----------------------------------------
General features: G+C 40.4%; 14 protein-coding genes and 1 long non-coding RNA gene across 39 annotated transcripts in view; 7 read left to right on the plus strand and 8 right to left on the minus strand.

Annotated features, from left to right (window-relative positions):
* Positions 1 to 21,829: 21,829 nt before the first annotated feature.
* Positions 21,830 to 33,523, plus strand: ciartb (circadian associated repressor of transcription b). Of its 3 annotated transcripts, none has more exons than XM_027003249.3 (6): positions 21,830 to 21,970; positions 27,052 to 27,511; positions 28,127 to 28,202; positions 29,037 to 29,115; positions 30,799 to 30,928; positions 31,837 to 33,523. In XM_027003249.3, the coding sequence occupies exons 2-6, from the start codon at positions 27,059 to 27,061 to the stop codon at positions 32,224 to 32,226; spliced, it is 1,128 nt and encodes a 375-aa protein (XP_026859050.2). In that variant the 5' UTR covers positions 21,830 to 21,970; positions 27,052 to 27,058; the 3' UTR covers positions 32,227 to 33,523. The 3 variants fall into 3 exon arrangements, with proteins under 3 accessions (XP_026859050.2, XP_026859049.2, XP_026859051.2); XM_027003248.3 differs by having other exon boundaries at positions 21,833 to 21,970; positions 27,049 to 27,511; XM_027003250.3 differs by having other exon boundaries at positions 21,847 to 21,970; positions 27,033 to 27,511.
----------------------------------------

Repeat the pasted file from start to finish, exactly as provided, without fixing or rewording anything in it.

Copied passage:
General features: G+C 40.4%; 14 protein-coding genes and 1 long non-coding RNA gene across 39 annotated transcripts in view; 7 read left to right on the plus strand and 8 right to left on the minus strand.

Annotated features, from left to right (window-relative positions):
* Positions 1 to 21,829: 21,829 nt before the first annotated feature.
* Positions 21,830 to 33,523, plus strand: ciartb (circadian associated repressor of transcription b). Of its 3 annotated transcripts, none has more exons than XM_027003249.3 (6): positions 21,830 to 21,970; positions 27,052 to 27,511; positions 28,127 to 28,202; positions 29,037 to 29,115; positions 30,799 to 30,928; positions 31,837 to 33,523. In XM_027003249.3, the coding sequence occupies exons 2-6, from the start codon at positions 27,059 to 27,061 to the stop codon at positions 32,224 to 32,226; spliced, it is 1,128 nt and encodes a 375-aa protein (XP_026859050.2). In that variant the 5' UTR covers positions 21,830 to 21,970; positions 27,052 to 27,058; the 3' UTR covers positions 32,227 to 33,523. The 3 variants fall into 3 exon arrangements, with proteins under 3 accessions (XP_026859050.2, XP_026859049.2, XP_026859051.2); XM_027003248.3 differs by having other exon boundaries at positions 21,833 to 21,970; positions 27,049 to 27,511; XM_027003250.3 differs by having other exon boundaries at positions 21,847 to 21,970; positions 27,033 to 27,511.